The Biden administration launches a “targeted enforcement operation” in El Paso, Texas on Tuesday to process and potentially deport and deport illegal immigrants in one of the border crossing hotspots – as numbers along the border soared ahead of the deadline the actions of the law. 42 later this week.

Customs and Border Protection (CBP) and Immigration and Customs Enforcement (ICE) agents and officers will conduct an operation in El Paso, where approximately 2,200 migrants are currently camped or living on the streets a few blocks from the main ports of entry connecting El Paso . Paso with the Mexican city of Juarez.

This comes amid a wider surge, with more than 26,000 people detained and more than 7,000 “breakouts” in just 72 hours, according to official statistics.

Fox cameras have already shown images of huge lines of migrants crossing part of Texas, most of them single adults.


Migrants who recently crossed the U.S.-Mexico border are seen in Brownsville, Texas on Friday, May 5, 2023. (AP Photo/Veronica Cardenas)

This comes ahead of the end of Thursday’s Section 42 public health ordinance, which has been used since 2020 to rapidly expel hundreds of thousands of migrants due to the COVID-19 pandemic. In March, nearly half of all encounters with migrants ended in Section 42 expulsions.

The repeal of the order is expected to bring a huge number of migrants to the border who believe they will have a better chance of entering the US after the order ends. The Biden administration has said this is not true and has warned that it is tightening penalties for illegal entry while encouraging migrants to use expanded legal routes instead.

During the operation, agents will “process individuals for screening and inclusion in Section 42 or Section 8 exclusion procedures, as appropriate,” the CBP said. Those deemed to pose a threat to national security or public safety will be transferred to ICE for detention.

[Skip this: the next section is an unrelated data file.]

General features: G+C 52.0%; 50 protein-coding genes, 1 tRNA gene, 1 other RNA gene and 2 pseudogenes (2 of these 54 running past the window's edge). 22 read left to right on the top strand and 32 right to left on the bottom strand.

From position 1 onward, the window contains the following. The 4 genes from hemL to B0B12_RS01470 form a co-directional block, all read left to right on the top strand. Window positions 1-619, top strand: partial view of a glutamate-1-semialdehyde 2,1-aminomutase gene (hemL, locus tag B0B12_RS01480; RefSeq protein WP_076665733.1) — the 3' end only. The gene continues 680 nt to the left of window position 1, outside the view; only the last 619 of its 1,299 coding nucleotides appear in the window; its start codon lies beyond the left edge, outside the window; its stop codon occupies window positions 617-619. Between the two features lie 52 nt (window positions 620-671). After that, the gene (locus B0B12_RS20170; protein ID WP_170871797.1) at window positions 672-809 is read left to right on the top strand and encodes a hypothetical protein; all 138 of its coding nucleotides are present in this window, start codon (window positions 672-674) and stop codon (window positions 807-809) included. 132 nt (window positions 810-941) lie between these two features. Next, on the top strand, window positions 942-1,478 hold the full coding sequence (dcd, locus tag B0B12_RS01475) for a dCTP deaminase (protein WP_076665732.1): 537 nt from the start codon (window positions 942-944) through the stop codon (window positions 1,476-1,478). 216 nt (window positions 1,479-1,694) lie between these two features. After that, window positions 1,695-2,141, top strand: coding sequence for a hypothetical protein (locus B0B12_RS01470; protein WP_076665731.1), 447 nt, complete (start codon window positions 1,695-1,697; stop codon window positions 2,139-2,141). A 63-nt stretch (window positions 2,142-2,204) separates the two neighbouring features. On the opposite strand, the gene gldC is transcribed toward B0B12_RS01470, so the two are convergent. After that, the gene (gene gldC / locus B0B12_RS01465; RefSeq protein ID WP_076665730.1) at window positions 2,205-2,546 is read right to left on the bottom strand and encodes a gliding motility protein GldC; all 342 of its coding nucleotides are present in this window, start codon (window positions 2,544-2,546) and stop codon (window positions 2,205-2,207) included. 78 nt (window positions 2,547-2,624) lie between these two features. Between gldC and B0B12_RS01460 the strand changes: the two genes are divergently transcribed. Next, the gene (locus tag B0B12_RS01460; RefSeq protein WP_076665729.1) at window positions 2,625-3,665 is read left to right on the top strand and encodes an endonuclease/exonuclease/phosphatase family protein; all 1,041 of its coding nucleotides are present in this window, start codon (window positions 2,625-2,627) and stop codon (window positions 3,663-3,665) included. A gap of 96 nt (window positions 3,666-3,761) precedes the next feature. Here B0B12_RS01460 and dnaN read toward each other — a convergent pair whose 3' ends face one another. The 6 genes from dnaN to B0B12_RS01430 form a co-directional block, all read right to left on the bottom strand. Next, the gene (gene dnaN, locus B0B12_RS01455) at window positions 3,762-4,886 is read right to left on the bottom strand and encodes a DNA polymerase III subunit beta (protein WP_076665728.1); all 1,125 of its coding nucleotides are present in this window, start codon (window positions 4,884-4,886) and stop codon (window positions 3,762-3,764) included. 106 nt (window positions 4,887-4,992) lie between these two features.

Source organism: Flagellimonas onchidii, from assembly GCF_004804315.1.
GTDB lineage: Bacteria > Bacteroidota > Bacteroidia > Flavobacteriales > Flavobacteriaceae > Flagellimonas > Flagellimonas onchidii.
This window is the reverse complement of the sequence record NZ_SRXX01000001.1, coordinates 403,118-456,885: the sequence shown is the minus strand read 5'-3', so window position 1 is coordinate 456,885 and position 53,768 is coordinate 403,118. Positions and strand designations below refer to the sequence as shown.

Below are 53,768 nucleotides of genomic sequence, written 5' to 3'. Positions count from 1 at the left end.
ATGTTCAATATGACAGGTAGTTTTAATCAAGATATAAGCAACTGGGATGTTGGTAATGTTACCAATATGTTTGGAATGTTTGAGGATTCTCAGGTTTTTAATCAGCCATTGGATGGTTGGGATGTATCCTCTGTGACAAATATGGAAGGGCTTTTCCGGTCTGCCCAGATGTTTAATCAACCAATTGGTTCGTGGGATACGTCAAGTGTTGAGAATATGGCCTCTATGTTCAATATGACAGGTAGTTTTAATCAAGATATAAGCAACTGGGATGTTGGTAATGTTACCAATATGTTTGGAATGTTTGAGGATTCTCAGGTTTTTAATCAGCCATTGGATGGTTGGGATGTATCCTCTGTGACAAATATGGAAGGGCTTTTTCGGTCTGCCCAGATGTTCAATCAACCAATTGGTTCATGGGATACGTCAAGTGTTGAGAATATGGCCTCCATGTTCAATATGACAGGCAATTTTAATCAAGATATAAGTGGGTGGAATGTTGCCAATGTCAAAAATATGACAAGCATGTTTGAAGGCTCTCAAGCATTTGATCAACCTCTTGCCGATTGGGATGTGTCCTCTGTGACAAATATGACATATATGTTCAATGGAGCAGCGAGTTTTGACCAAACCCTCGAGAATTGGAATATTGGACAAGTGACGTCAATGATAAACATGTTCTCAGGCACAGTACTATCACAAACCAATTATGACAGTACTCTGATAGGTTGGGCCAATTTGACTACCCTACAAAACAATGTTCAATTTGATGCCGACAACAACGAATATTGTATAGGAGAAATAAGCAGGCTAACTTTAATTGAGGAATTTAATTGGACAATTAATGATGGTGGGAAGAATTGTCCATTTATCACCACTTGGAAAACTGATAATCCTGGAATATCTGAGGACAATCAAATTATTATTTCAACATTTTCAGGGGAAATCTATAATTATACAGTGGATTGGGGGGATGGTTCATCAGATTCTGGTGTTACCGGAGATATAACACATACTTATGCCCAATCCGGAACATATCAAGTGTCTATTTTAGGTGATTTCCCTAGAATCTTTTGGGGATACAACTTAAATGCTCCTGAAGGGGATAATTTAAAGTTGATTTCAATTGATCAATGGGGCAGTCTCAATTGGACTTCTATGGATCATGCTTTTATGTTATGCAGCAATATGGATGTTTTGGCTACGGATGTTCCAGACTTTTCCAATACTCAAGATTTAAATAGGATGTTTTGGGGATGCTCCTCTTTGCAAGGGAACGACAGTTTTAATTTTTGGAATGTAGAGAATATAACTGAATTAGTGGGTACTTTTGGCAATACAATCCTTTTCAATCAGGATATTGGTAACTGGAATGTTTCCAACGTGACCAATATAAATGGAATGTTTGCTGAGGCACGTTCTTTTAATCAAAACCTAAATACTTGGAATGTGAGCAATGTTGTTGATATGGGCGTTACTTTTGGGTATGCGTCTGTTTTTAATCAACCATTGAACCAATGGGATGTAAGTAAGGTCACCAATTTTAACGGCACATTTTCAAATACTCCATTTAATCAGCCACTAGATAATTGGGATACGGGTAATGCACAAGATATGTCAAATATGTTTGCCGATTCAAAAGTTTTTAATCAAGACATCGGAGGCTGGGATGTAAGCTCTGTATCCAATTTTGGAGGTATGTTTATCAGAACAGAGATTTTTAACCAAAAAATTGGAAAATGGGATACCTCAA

“As we have repeatedly stated, individuals who have no legal basis to remain will be removed,” Acting CBP Commissioner Troy Miller said in a statement. “People should not listen to smugglers’ lies and use legal defenses instead.”

BIDEN ADMIN WARNING MIGRANTS ENTERING Illegally ‘Expected by Removal’ on Conditions of Fear AFTER TALK 42

However, the agency stressed that none of the agencies will take action “at or near the location that would, to the greatest extent possible, restrict people’s access to essential services or participation in essential activities.”

Meanwhile, CBP will cut operations at the nearby port of entry in Paso del Norte. The agency encourages travelers to use alternative ports.

The Biden administration has been trying to discourage migrants from traveling north while taking a series of measures to deal with what could become a historic number of encounters in the coming days.


Last week, he announced the deployment of 1,500 troops to the border, as well as the establishment of processing centers for migrants throughout Latin America and a deal with Mexico. non-Mexican illegal immigrants.

The Department of Homeland Security also announced an additional $332 million in funding for NGOs and local governments to help migrants released from detention.

The administration has also upset immigration activists by introducing a rule that could revoke asylum eligibility for migrants if they cross the border illegally and cannot claim asylum in a country they have already traveled through.

Meanwhile, DHS Secretary Alejandro Mallorcas reiterates a statement that the border is not open and stresses that migrants could face consequences, including a re-entry ban and criminal prosecution if they illegally enter after Thursday.

Migrants Mayorkas Texas

DHS Secretary Alejandro Majorcas speaks to reporters in Brownsville, Texas. (Fox News)


“The border is not open,” Mallorcas said last week in Texas. “It was not opened and will not be opened subsequently until May 11th. And smugglers who exploit vulnerable migrants are spreading disinformation. They are spreading false information, lying to lure vulnerable people to the southern border and these people will only be returned.”

Daniel Wallace and Bill Melugin of Fox News contributed to this report.